The orientation at which the bars are in their over-center positions is established by stop means which comprises an angle iron 54 which is secured to the inner end of bar 42. The angle iron is positioned in the path of movement of an end portion 56 of the opposite bar 44 which extends beyond pivot pin 46. Selection means is provided for selectively varying the distance below the centerline at which downward pivotal movement of the bars is stopped. The selection means comprises a set screw 58 which is mounted through a threaded opening formed in the angle iron. The and the upper end of the set screw contacts end portion 56 of bar 44 when the collapsible linkage is in its set position. When the bars are aligned at their over-center position, set screw 58 can be manually turned in and out to selectively adjust the over-center position. As the set screw is backed out, the distance between pivot pin 46 and centerline 52 is increased to correspondingly lower the over-center position. As the set screw is turned in, the distance between the pin and centerline is decreased to correspondingly raise the over-center position.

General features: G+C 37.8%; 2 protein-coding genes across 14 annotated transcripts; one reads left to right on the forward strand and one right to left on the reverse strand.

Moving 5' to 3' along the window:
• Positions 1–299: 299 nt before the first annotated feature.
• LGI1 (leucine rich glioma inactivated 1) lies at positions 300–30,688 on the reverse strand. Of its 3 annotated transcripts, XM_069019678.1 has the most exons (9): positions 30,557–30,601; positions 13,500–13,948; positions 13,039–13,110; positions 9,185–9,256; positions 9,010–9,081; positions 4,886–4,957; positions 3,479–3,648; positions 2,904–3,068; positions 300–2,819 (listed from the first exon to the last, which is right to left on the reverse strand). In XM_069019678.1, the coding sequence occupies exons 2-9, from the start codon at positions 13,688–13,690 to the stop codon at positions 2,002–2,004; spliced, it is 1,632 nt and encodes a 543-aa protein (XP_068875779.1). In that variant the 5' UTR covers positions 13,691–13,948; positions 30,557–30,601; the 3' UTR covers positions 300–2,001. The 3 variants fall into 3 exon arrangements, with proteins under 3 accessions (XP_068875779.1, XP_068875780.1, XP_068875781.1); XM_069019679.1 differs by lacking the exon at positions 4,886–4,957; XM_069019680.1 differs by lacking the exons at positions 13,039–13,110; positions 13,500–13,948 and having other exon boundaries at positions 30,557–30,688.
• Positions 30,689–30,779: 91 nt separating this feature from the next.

This feature permits the sensitivity of the collapsible linkage to be selectively adjusted. Suitable locking means, such as a jam nut or spring pressure plate, not shown, can be provided to lock the set screw for maintaining the desired sensitivity adjustment.